The people who pay the bills may notice, but Americans as a whole don’t seem to pay much attention to the cost of living.
Far too often the cost of living is an abstract concept that heads of households admit they need address but often never do.
What’s the cost of living? It’s the total amount of cash a household needs to cover basic home, career and lifestyle necessities.
Any cost-of-living list might include a mortgage or rent payment, a loan on a vehicle, health-care costs, and food and utilities.
Below the surface, the cost of living can also include ancillary household expenditures such as filling the gas tank, paying for a babysitter, and a round of golf at the local public course, among other day-to-day expenses.
Cost-of-living indexes are also used by private and public enterprises for the common good.
“Employers use the cost-of-living indexes to determine wages, while governmental organizations use them to assess the need for measures such as yearly adjustments to Social Security benefits,” stated Credit Summit, in a new report on the cost of living in the US
“These measures are also used by people considering relocation, particularly for employment reasons.”
What Makes Up the Bulk of Cost-of-Living Spending?
In 2020, the average annual cost of living stood at $61,334, the Credit Summit report noted. (The US cost of living differs from state to state. It’s much higher in California, for example, than in Mississippi.)
That cost-of-living average appears to be significantly higher as 2023 approaches, financial experts report.
“Since the beginning of 2021, energy prices, such as electricity, gas, and other fuels, have been the primary driver of rising inflation,” said Lyle Solomon, principal attorney at Oak View Law Group in Jersey City, NJ.
“Many Americans had saved during the pandemic due to financial support and the fact that covid-19 shut down businesses and prompted people to stay at home rather than spend money on the services they had previously utilized.”
But that financial cushion is diminishing as consumer goods and services grow more expensive due to inflation, global supply-chain problems, and higher interest rates.
“Due to elevated inflation rates in particular, Americans’ savings are not going as far in 2022,” Solomon said. “In addition to affecting the value of savings accounts for those who have saved for an emergency or retirement fund, rising prices can be a more prominent source of discomfort.”
The Credit Summit cost-of-living report points to five particularly sharp expenses, and cites their average annual costs to US households:
Housing-related expenses (beyond rent or mortgage): $2,838
Those prices will go higher unless inflation is stamped down.
Inflation in the US was the 13th highest among the 44 nations analyzed in the first quarter of this year, averaging 8.6%, according to the US Bureau of Labor Statistics.
“Moreover, in the United States, the first-quarter inflation rate was nearly four times higher than the same period in 2020,” the Credit Summit report noted.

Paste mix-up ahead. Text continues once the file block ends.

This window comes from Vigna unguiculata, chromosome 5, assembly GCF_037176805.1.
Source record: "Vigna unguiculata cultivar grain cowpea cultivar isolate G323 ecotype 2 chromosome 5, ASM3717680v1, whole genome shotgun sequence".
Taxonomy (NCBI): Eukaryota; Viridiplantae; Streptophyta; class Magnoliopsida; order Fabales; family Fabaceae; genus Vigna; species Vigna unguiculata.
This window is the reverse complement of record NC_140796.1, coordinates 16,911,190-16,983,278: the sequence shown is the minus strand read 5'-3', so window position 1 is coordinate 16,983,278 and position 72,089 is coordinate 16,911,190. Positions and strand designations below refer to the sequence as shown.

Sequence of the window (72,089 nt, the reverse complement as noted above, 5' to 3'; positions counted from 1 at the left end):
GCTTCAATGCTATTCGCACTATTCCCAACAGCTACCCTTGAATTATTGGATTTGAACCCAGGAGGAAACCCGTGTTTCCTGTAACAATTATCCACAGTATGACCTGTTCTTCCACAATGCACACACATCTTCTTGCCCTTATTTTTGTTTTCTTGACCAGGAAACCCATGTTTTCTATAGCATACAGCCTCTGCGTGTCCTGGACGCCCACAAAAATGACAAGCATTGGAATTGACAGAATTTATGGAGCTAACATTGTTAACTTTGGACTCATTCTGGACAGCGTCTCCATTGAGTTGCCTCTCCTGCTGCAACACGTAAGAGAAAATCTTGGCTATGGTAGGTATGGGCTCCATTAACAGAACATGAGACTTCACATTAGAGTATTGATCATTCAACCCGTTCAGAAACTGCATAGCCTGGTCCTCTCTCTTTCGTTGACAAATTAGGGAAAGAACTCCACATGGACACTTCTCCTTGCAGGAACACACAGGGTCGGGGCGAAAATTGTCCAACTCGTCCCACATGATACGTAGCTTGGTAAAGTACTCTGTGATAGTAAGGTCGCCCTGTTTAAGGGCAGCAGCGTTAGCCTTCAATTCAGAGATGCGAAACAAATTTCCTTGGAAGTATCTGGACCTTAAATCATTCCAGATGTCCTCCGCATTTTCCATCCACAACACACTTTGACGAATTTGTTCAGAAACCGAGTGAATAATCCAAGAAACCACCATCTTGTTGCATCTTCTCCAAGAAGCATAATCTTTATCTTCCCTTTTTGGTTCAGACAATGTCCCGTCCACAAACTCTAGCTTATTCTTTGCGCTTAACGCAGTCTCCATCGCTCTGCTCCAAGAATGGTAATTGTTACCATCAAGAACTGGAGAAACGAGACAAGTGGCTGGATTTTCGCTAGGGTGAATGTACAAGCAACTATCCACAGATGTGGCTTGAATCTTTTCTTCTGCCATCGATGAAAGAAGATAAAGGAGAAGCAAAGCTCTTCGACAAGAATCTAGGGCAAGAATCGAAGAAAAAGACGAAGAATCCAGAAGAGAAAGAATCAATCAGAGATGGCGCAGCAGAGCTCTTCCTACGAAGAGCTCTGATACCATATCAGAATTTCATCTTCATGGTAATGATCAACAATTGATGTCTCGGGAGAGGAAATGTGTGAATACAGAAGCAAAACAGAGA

US inflation is currently running at an annual rate of 7.7%.
Traditional big-ticket items like housing, transportation, and food remain the top three expenses for most households in 2022.
“These three categories can consume a sizable portion of your earnings,” Solomon said. “Housing in particular is becoming increasingly expensive due to inflation, and it is the most serious issue for many US households.”
Transportation is cheaper than housing, but rising gas prices have also strained people’s finances. Energy prices rose significantly in 2022 before abating somewhat in November.
Food costs are on the rise, and that’s an issue for US households with low incomes.
“Food costs in the United States are actually not that expensive,” Solomon noted. However, it can be a significant issue for low-income households. If you don’t make much money, take out as well as healthy food can comprise a large portion of a household’s food budget.”
Getting a Leg Up On Cost-of-Living Expenses
Americans who are struggling to keep up with the cost of living need to take a step back, assess the situation, and use the financial management tools available to tackle these issues.
“It’s critical that households create a budget based on monthly earnings,” Solomon advised. “Tracking your expenses is an effective way to modify your spending habits, but it can become overwhelming if you have a large number of payments to make.”
It’s also a good idea to use personal finance mobile apps like Mint, Personal Capital, or Goodbudget to get a firmer grip on income and spending.
“With the right app, you can make better financial plans and save more money for what matters,” Solomon said.
Heads of households also should focus on wants versus needs to control cost-of-living expenses.
“You need to feed yourself (buy groceries) but going out to eat is a want,” said founder Jay Zigmont at money-management firm Childfree Wealth in Water Valley, Miss. “Keeping a roof over your head is a need, and having a nice house is a want.”
If these big-ticket items are holding you back, make an equally big decision to get them under control.
“It may be time to downsize a pricey house or rent something further away from the city, especially if you are working remotely,” Zigmont told TheStreet. “If you’re married or living together as partners and work remotely, it may be time to cut back to one car.”
“The bottom line is that everyone needs to be on a budget and mindful about their spending,” Zigmont added.
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